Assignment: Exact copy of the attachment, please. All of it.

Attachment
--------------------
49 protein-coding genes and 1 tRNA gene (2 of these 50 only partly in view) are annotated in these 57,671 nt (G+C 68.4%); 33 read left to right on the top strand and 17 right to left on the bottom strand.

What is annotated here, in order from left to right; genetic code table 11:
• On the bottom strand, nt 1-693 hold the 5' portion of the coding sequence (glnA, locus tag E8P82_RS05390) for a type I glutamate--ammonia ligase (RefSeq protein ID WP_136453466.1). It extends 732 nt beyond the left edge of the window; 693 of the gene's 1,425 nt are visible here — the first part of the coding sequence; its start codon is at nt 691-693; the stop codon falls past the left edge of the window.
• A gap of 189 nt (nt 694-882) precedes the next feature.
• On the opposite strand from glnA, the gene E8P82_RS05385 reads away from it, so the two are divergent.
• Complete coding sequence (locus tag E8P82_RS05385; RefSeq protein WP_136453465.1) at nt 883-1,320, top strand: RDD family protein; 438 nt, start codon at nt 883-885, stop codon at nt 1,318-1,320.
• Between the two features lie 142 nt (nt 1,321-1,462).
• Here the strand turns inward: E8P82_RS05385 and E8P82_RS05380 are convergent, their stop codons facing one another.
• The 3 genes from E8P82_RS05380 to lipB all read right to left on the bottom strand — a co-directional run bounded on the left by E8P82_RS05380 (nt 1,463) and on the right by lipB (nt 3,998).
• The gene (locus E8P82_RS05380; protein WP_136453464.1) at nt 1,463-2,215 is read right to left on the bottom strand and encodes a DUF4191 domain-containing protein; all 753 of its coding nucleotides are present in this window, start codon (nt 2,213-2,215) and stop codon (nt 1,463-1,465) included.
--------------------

49 protein-coding genes and 1 tRNA gene (2 of these 50 only partly in view) are annotated in these 57,671 nt (G+C 68.4%); 33 read left to right on the top strand and 17 right to left on the bottom strand.

What is annotated here, in order from left to right; genetic code table 11:
• On the bottom strand, nt 1-693 hold the 5' portion of the coding sequence (glnA, locus tag E8P82_RS05390) for a type I glutamate--ammonia ligase (RefSeq protein ID WP_136453466.1). It extends 732 nt beyond the left edge of the window; 693 of the gene's 1,425 nt are visible here — the first part of the coding sequence; its start codon is at nt 691-693; the stop codon falls past the left edge of the window.
• A gap of 189 nt (nt 694-882) precedes the next feature.
• On the opposite strand from glnA, the gene E8P82_RS05385 reads away from it, so the two are divergent.
• Complete coding sequence (locus tag E8P82_RS05385; RefSeq protein WP_136453465.1) at nt 883-1,320, top strand: RDD family protein; 438 nt, start codon at nt 883-885, stop codon at nt 1,318-1,320.
• Between the two features lie 142 nt (nt 1,321-1,462).
• Here the strand turns inward: E8P82_RS05385 and E8P82_RS05380 are convergent, their stop codons facing one another.
• The 3 genes from E8P82_RS05380 to lipB all read right to left on the bottom strand — a co-directional run bounded on the left by E8P82_RS05380 (nt 1,463) and on the right by lipB (nt 3,998).
• The gene (locus E8P82_RS05380; protein WP_136453464.1) at nt 1,463-2,215 is read right to left on the bottom strand and encodes a DUF4191 domain-containing protein; all 753 of its coding nucleotides are present in this window, start codon (nt 2,213-2,215) and stop codon (nt 1,463-1,465) included.